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The Legend of Zelda: Tri Force Heroes
Game Reviews

The Legend of Zelda: Tri Force Heroes

A cute, cooperative Zelda experience that’s fun and rewards teamwork with nice clothes.

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Nintendo’s in an interesting place right now. It’s hard to deny that the home-centric Wii U is having trouble, but fortunately the portable 3DS is still going strong! The regular releases of high-quality games for the handheld show that Nintendo’s not out of the game yet. Today let’s talk about another of those high-quality release: The Legend of Zelda: Tri Force Heroes, a new cooperative entry in the popular adventure series.

Tri Force Heroes stars you as uh…Not-Link. Who definitely isn’t Link. Your job is to defeat an evil witch that’s cursed Princess Styla of the Kingdom of Hytopia. Yeah, Princess Stella of Hytopia, the most stylish kingdom in all the land, has been cursed to wear a hideous and unremovable outfit forevermore. Just roll with it. To save the day, you’ll need to venture out into the incredibly non-stylish Drablands with the help of a couple friends; the three of you will need to work together to defeat foes and solve puzzles.

Those two friends are, essentially, required for this game. You can play solo but the experience is vastly degraded – so much so that you’re actually warned against it ingame! Likewise, you can play with random players online, but Nintendo’s typical restricted communication can make this difficult at best. Instead, you should definitely grab a couple pals you can get on voice chat if you’re going to try and conquer the Drablands.

The game is divided into areas with several stages each; you can pick and choose from whichever you like, unlocking more by completing what’s available to you. You’ll run through a level solving typical Zelda puzzles in a top-down view with the help of your pals. You can use the standard array of Zelda gear, including the bow, bombs and various magical rods, but the big new mechanic here is the Totem ability.

The three heroes can pick one another up to reach greater heights, shoot projectiles on different planes and attack foes that are out of sword range. You can be picked up and moved about by anyone at any time and can’t free yourself, so if you’re neurotic about this kind of thing then this might not be the game for you. Either way, if the problems are being caused by griefers online, you can blacklist them and avoid playing with them in the future. There’s also a PVP option available if you’d prefer to get your aggression out directly; not only is this a surprisingly good time reminiscent of the classic Graal Online, but it offers unique rewards you can’t get anywhere else.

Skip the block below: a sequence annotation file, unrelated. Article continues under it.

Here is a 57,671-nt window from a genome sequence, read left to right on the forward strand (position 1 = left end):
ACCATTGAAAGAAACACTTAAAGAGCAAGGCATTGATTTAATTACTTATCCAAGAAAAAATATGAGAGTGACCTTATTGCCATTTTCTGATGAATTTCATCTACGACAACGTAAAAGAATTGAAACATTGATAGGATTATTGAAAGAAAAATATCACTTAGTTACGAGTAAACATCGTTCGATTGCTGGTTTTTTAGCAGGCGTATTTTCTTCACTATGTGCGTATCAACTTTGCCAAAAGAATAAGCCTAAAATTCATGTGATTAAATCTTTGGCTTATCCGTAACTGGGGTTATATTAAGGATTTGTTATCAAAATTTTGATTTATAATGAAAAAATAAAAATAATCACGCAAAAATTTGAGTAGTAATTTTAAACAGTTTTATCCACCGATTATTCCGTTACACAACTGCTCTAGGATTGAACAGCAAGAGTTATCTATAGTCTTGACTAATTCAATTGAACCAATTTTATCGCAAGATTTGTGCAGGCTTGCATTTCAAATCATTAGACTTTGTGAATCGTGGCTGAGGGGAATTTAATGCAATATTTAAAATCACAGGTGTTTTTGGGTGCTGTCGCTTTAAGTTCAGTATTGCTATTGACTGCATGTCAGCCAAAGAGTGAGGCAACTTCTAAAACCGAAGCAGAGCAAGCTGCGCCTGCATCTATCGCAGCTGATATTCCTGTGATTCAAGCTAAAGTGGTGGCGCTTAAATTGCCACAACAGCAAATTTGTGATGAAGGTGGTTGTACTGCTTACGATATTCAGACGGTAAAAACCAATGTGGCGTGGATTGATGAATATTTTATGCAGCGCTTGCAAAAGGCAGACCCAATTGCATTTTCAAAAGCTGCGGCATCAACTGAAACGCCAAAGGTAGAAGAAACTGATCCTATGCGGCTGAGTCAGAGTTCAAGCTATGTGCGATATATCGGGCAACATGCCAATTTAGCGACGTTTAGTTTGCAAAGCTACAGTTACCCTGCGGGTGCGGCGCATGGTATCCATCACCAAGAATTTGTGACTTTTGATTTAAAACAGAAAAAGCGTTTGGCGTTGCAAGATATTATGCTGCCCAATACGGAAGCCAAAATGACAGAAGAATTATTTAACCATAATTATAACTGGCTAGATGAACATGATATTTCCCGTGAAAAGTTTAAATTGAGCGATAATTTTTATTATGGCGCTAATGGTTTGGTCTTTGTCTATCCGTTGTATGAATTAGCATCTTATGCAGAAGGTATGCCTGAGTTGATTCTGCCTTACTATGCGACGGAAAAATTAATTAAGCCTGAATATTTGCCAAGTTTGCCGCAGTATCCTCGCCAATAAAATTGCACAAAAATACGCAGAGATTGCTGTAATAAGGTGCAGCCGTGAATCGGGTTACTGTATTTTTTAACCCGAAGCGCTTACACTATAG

Your prizes for adventuring in the Drablands include materials you can use to make sick new outfits! The various costumes you can wear all provide various bonuses and penalties. These range from allowing you to fire a spread of multiple arrows, to randomly avoid to damage from enemy attacks or to run at high speed at all times. Farming for materials to make better outfits is a big part of Tri Force Heroes, so Monster Hunter fans might find themselves falling for this one without even knowing it.

This is all presented with one of the most goofy styles I’ve seen in a Nintendo game. Tri Force Heroes doesn’t take itself seriously, not even a little bit. It’s a nonstop barrage of corny jokes and hilarious emoticons. Thank Paper Mario and those other Mario-styled silly RPGs and you’ve got a good idea. If you’re into the more sedate and morose style we’ve seen in Zelda games like Twilight Princess, uh…yeah, definitely not for you.

But if you’ve got some friends together and you’re after a good time, then you’re bound to like The Legend of Zelda: Tri Force Heroes. It’s not for everyone; the same crowd who complains incessantly about levels they don’t like in Super Mario Maker are going to be flooded with nerd rage here, especially if they try to play with random players. The more laid back set who’s willing to cooperate with others, meanwhile, will find a cute and fun game that rewards teamwork with nice clothes. What more could you ask for?

About the Author: Cory Galliher